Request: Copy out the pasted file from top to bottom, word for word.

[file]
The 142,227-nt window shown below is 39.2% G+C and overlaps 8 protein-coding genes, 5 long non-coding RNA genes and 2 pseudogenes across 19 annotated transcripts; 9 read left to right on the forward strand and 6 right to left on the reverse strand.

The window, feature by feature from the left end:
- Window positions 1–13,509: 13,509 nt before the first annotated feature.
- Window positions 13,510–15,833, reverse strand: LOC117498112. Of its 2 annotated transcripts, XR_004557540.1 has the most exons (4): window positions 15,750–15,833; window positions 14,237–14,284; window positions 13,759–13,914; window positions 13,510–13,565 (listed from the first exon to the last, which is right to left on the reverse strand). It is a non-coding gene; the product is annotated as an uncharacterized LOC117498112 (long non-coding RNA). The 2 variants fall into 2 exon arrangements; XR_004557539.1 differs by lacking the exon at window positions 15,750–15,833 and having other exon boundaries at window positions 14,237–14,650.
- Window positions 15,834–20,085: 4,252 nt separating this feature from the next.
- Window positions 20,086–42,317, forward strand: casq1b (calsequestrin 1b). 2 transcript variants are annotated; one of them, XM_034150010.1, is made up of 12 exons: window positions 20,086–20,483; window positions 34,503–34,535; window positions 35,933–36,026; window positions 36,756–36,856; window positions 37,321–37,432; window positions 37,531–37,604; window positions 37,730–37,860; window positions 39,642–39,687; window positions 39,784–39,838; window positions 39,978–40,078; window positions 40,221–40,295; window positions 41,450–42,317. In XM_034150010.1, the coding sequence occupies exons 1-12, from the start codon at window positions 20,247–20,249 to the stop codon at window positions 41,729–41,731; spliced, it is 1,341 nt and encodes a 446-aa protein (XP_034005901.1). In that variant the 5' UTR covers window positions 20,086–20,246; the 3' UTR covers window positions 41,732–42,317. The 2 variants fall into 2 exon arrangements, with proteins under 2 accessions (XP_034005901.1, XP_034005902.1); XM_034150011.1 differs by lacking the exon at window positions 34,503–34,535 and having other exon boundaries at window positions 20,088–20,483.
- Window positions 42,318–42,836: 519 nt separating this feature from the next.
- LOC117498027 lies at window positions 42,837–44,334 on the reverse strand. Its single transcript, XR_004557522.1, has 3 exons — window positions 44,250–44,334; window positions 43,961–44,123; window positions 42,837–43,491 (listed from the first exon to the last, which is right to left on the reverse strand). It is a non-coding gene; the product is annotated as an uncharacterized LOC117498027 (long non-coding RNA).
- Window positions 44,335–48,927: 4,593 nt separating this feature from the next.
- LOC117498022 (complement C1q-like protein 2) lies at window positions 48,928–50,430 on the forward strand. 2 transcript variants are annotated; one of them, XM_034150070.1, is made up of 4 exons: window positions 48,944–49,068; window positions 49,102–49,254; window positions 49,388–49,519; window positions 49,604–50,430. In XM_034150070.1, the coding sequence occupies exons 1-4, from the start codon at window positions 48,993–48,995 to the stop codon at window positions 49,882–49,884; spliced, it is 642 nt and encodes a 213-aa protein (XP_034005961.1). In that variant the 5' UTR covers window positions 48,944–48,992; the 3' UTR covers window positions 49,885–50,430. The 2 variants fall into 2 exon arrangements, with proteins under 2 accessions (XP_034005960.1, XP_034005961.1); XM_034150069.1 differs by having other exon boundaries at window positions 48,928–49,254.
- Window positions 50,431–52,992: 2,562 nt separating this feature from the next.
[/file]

The 142,227-nt window shown below is 39.2% G+C and overlaps 8 protein-coding genes, 5 long non-coding RNA genes and 2 pseudogenes across 19 annotated transcripts; 9 read left to right on the forward strand and 6 right to left on the reverse strand.

The window, feature by feature from the left end:
- Window positions 1–13,509: 13,509 nt before the first annotated feature.
- Window positions 13,510–15,833, reverse strand: LOC117498112. Of its 2 annotated transcripts, XR_004557540.1 has the most exons (4): window positions 15,750–15,833; window positions 14,237–14,284; window positions 13,759–13,914; window positions 13,510–13,565 (listed from the first exon to the last, which is right to left on the reverse strand). It is a non-coding gene; the product is annotated as an uncharacterized LOC117498112 (long non-coding RNA). The 2 variants fall into 2 exon arrangements; XR_004557539.1 differs by lacking the exon at window positions 15,750–15,833 and having other exon boundaries at window positions 14,237–14,650.
- Window positions 15,834–20,085: 4,252 nt separating this feature from the next.
- Window positions 20,086–42,317, forward strand: casq1b (calsequestrin 1b). 2 transcript variants are annotated; one of them, XM_034150010.1, is made up of 12 exons: window positions 20,086–20,483; window positions 34,503–34,535; window positions 35,933–36,026; window positions 36,756–36,856; window positions 37,321–37,432; window positions 37,531–37,604; window positions 37,730–37,860; window positions 39,642–39,687; window positions 39,784–39,838; window positions 39,978–40,078; window positions 40,221–40,295; window positions 41,450–42,317. In XM_034150010.1, the coding sequence occupies exons 1-12, from the start codon at window positions 20,247–20,249 to the stop codon at window positions 41,729–41,731; spliced, it is 1,341 nt and encodes a 446-aa protein (XP_034005901.1). In that variant the 5' UTR covers window positions 20,086–20,246; the 3' UTR covers window positions 41,732–42,317. The 2 variants fall into 2 exon arrangements, with proteins under 2 accessions (XP_034005901.1, XP_034005902.1); XM_034150011.1 differs by lacking the exon at window positions 34,503–34,535 and having other exon boundaries at window positions 20,088–20,483.
- Window positions 42,318–42,836: 519 nt separating this feature from the next.
- LOC117498027 lies at window positions 42,837–44,334 on the reverse strand. Its single transcript, XR_004557522.1, has 3 exons — window positions 44,250–44,334; window positions 43,961–44,123; window positions 42,837–43,491 (listed from the first exon to the last, which is right to left on the reverse strand). It is a non-coding gene; the product is annotated as an uncharacterized LOC117498027 (long non-coding RNA).
- Window positions 44,335–48,927: 4,593 nt separating this feature from the next.
- LOC117498022 (complement C1q-like protein 2) lies at window positions 48,928–50,430 on the forward strand. 2 transcript variants are annotated; one of them, XM_034150070.1, is made up of 4 exons: window positions 48,944–49,068; window positions 49,102–49,254; window positions 49,388–49,519; window positions 49,604–50,430. In XM_034150070.1, the coding sequence occupies exons 1-4, from the start codon at window positions 48,993–48,995 to the stop codon at window positions 49,882–49,884; spliced, it is 642 nt and encodes a 213-aa protein (XP_034005961.1). In that variant the 5' UTR covers window positions 48,944–48,992; the 3' UTR covers window positions 49,885–50,430. The 2 variants fall into 2 exon arrangements, with proteins under 2 accessions (XP_034005960.1, XP_034005961.1); XM_034150069.1 differs by having other exon boundaries at window positions 48,928–49,254.
- Window positions 50,431–52,992: 2,562 nt separating this feature from the next.